Bodie and Doyle were 'the Beatles' of TV
The Professionals actor Lewis Collins, who has died of cancer aged 67, was the quintessential British hard man.
He was best known as Bodie, the series' co-lead character: A former paratrooper, current womaniser and eternal bruiser.
Director Ian Sharp worked with Collins on The Professionals and, later, the British film Who Dares Wins - where the actor played an undercover SAS officer.
Among his other projects, Sharp also directed the action scenes in the James Bond film Goldeneye, the first starring Pierce Brosnan.
He shares his memories of working with Collins.
On the Professionals...
I have extremely fond memories of working with Lewis, he was an absolute delight from day one
I've never know anybody to take in a script as fast. He never learnt it, he just looked at it before we were due to do the scene and he was invariably word perfect. He was a professional to his fingertips.
The other thing I would say about him [was] he had a wonderful sense of humour. He was a Birkenhead boy, a real Liverpool lad and he inherited that great sense of humour - so he nicked every scene where there was a funny line.
On his similarity to Bodie...
I think they were fairly close, actually. I know that if he hadn't turned to acting then he would probably have gone into the army - but he had this gift. He was this tough old character but he had this soft side to him as well.
On the fans...
They did get lots of fan mail, both of them. When you went out on location with them, they were like the Beatles. It was unbelievable how people figured out where we were shooting. We had to try and get it done before word got round and then leg it to the next location!
They were both extremely popular with the ladies. They were both good looking boys.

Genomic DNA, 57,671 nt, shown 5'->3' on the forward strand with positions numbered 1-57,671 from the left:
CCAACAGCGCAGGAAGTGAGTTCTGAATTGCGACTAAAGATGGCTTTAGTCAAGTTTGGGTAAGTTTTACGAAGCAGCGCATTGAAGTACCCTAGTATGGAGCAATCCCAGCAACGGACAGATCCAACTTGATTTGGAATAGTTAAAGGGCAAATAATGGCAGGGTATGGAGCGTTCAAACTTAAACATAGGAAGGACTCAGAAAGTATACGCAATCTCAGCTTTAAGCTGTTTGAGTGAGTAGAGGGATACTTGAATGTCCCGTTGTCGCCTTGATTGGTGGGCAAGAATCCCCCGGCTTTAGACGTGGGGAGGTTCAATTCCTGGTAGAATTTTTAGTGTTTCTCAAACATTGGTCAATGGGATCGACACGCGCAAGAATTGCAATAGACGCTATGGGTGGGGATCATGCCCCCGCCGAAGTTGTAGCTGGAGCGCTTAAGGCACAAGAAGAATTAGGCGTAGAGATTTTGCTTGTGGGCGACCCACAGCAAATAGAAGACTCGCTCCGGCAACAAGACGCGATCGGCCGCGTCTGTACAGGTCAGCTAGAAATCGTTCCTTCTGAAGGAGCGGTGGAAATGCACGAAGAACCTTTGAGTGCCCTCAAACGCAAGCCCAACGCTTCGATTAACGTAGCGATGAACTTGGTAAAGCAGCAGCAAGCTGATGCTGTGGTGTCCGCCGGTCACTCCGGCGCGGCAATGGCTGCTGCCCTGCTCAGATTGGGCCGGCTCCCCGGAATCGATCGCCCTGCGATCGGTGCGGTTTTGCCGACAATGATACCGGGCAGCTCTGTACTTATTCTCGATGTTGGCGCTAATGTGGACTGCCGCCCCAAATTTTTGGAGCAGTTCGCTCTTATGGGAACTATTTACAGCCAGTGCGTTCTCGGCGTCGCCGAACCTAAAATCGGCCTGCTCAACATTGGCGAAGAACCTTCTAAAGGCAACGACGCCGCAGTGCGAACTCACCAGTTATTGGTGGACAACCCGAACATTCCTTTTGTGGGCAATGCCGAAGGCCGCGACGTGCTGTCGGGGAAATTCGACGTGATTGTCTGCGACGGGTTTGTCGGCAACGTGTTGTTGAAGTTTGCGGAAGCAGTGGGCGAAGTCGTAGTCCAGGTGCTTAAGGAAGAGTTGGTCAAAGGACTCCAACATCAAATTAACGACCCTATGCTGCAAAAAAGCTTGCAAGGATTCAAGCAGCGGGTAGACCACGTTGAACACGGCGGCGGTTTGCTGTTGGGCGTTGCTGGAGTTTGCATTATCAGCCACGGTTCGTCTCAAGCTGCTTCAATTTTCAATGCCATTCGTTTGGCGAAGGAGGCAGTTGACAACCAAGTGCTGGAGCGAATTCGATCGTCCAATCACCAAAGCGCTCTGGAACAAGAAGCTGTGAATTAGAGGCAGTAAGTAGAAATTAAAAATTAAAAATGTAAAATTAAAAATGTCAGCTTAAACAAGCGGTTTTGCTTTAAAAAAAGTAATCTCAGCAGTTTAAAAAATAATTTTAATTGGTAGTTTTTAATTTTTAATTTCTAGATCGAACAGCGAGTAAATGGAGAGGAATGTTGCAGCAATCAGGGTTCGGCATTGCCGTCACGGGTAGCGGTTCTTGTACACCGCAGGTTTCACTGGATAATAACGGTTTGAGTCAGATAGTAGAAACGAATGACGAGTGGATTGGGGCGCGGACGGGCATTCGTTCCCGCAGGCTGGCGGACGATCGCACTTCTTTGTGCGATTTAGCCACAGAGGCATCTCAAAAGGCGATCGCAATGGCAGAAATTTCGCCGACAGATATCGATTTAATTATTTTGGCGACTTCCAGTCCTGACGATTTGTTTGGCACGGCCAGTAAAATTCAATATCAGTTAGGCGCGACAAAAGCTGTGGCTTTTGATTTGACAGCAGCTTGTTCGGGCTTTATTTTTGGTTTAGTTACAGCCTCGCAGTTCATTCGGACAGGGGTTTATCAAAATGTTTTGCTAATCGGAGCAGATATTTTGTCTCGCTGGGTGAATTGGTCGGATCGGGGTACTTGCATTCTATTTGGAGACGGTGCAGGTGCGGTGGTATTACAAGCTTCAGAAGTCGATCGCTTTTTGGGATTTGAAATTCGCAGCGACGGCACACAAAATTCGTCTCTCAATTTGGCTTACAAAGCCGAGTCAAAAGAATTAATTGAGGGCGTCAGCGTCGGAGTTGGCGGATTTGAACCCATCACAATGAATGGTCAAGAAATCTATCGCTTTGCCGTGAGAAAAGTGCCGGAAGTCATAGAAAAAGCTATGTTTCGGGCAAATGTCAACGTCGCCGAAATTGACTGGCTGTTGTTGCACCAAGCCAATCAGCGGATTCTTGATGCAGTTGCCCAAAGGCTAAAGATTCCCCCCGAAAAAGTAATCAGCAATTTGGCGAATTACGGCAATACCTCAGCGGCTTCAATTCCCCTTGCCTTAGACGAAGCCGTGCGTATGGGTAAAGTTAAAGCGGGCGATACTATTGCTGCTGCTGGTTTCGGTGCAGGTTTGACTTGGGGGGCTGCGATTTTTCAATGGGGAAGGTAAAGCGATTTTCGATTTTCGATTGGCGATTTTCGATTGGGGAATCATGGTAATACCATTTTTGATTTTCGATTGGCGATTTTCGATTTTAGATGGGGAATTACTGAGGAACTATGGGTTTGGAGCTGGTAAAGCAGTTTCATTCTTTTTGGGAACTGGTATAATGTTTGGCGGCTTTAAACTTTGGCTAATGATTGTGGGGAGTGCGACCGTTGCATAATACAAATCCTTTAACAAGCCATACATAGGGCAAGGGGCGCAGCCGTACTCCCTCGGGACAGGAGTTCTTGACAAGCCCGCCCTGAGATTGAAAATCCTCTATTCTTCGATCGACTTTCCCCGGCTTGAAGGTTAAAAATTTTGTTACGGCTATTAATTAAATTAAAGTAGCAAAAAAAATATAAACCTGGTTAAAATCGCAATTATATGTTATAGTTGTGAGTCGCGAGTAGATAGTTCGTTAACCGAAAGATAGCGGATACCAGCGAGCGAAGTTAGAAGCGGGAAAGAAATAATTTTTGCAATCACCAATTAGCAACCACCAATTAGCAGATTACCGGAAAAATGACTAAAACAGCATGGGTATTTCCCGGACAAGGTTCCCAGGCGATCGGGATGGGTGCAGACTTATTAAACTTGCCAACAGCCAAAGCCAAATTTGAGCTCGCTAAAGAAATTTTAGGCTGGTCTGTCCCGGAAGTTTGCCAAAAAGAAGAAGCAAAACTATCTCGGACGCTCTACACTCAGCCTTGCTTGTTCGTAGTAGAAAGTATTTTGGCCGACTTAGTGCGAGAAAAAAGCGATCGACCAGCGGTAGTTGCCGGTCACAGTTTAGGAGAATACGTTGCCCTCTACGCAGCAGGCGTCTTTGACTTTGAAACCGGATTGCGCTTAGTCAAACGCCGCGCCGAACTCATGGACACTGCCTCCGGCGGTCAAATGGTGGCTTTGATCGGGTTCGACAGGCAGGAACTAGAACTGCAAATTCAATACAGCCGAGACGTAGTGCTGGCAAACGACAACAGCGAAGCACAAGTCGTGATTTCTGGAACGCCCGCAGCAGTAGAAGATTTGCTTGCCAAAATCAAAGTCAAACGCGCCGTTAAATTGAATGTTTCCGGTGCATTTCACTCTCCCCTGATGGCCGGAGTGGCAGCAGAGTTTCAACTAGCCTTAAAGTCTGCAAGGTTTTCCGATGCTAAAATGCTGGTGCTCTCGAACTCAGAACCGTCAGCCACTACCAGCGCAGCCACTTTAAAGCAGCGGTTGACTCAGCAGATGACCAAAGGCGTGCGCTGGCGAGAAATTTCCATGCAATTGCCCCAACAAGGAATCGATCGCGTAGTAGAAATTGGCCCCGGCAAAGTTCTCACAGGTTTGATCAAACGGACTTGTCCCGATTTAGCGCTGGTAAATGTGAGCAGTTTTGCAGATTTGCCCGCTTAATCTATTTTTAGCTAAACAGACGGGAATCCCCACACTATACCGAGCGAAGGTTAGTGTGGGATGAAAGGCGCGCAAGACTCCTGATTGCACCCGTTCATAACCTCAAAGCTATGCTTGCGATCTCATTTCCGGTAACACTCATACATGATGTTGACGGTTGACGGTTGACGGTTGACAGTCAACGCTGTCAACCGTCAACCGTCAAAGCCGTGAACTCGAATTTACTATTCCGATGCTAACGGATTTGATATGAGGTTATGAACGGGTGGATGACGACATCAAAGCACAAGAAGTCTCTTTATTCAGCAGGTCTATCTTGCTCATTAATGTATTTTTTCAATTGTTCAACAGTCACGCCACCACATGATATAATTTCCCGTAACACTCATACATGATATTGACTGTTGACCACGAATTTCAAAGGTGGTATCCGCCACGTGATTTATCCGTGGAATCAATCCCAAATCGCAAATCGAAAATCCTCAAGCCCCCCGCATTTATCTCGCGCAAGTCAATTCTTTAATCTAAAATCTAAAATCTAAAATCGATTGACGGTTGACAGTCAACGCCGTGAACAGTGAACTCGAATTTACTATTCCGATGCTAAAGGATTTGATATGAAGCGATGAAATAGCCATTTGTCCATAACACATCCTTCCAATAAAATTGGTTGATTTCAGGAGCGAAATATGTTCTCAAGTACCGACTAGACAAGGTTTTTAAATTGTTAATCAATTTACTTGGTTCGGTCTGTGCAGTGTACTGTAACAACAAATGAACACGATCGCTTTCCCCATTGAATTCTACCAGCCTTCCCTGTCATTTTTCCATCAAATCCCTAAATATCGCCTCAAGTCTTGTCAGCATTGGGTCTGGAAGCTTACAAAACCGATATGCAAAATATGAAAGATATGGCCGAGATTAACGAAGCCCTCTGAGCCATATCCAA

On making Who Dares Wins...
He passed SAS selection. I met his major and I went with him to Hereford before filming, because they unofficially co-operate. I saw Lewis go on the firing range - which as you can imagine was quite demanding - with a weapons instructor who do not want a film made about the SAS and was a rather fierce individual. He was astounded at Lewis's ability with a gun.
On Collins's James Bond audition...
Everybody agrees Lewis would have made a great James Bond. He had all the right qualities: He had the looks, he had the humour, he didn't take himself too seriously.
I've worked subsequently with a lot of action men and hordes of stuntmen but Lewis... You could let him do his own fight sequences. There weren't many others.
I think he probably did a fairly aggressive interview thinking that Cubby (Bond producer Cubby Broccoli) would buy that.
Why his career didn't take off...
It's a mystery to all of us. I lost touch with him a bit after Who Dares Wins, I think he was a little bit disillusioned with it and I'm not sure why.
These days people would grab him with both hands. In those days, they wanted the smoothie type, like Roger Moore and, if you like, he was a Daniel Craig in a Roger Moore era.
I don't know if he had a reputation for being difficult, he wasn't. Like a lot of actors described as difficult, they're the ones who really care and he did.
I ordered berets for the actors (On Who Dares Wins) and I wanted them steamed so they would fit the actors snugly and they weren't done properly. He refused to leave his dressing room for two hours and we had to shut down production until they were fixed by the wardrobe department and our wonderful extras stopped looking like they were wearing velvet flowerpots and like proper soldiers.
In one sense they would say he was being difficult but he was right, they would have looked ridiculous.